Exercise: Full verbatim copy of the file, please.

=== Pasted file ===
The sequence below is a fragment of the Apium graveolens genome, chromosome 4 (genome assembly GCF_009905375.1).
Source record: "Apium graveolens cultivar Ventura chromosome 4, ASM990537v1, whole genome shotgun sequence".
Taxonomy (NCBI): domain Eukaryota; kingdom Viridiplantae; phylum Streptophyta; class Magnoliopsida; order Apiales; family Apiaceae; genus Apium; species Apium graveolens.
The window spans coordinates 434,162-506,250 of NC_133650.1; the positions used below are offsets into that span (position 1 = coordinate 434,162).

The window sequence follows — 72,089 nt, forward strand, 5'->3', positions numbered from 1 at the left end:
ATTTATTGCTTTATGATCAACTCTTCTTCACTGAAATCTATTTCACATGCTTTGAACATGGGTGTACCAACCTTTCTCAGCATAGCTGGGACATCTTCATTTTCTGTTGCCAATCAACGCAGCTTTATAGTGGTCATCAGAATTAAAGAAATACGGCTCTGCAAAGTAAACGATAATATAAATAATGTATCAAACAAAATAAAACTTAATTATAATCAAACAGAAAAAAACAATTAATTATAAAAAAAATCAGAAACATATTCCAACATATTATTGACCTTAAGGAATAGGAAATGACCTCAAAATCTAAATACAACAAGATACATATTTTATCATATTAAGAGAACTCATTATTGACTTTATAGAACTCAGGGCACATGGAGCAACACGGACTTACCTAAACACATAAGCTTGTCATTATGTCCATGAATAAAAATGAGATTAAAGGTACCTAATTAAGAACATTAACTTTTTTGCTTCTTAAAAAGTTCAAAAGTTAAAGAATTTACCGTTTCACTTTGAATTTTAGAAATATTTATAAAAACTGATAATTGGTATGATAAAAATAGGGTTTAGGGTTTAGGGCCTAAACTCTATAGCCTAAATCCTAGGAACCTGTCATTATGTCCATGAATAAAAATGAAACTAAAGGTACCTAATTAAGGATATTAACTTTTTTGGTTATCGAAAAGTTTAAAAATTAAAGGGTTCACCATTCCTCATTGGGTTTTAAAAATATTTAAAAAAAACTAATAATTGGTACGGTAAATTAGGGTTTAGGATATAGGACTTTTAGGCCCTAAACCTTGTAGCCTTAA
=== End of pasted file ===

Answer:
The sequence below is a fragment of the Apium graveolens genome, chromosome 4 (genome assembly GCF_009905375.1).
Source record: "Apium graveolens cultivar Ventura chromosome 4, ASM990537v1, whole genome shotgun sequence".
Taxonomy (NCBI): domain Eukaryota; kingdom Viridiplantae; phylum Streptophyta; class Magnoliopsida; order Apiales; family Apiaceae; genus Apium; species Apium graveolens.
The window spans coordinates 434,162-506,250 of NC_133650.1; the positions used below are offsets into that span (position 1 = coordinate 434,162).

The window sequence follows — 72,089 nt, forward strand, 5'->3', positions numbered from 1 at the left end:
ATTTATTGCTTTATGATCAACTCTTCTTCACTGAAATCTATTTCACATGCTTTGAACATGGGTGTACCAACCTTTCTCAGCATAGCTGGGACATCTTCATTTTCTGTTGCCAATCAACGCAGCTTTATAGTGGTCATCAGAATTAAAGAAATACGGCTCTGCAAAGTAAACGATAATATAAATAATGTATCAAACAAAATAAAACTTAATTATAATCAAACAGAAAAAAACAATTAATTATAAAAAAAATCAGAAACATATTCCAACATATTATTGACCTTAAGGAATAGGAAATGACCTCAAAATCTAAATACAACAAGATACATATTTTATCATATTAAGAGAACTCATTATTGACTTTATAGAACTCAGGGCACATGGAGCAACACGGACTTACCTAAACACATAAGCTTGTCATTATGTCCATGAATAAAAATGAGATTAAAGGTACCTAATTAAGAACATTAACTTTTTTGCTTCTTAAAAAGTTCAAAAGTTAAAGAATTTACCGTTTCACTTTGAATTTTAGAAATATTTATAAAAACTGATAATTGGTATGATAAAAATAGGGTTTAGGGTTTAGGGCCTAAACTCTATAGCCTAAATCCTAGGAACCTGTCATTATGTCCATGAATAAAAATGAAACTAAAGGTACCTAATTAAGGATATTAACTTTTTTGGTTATCGAAAAGTTTAAAAATTAAAGGGTTCACCATTCCTCATTGGGTTTTAAAAATATTTAAAAAAAACTAATAATTGGTACGGTAAATTAGGGTTTAGGATATAGGACTTTTAGGCCCTAAACCTTGTAGCCTTAA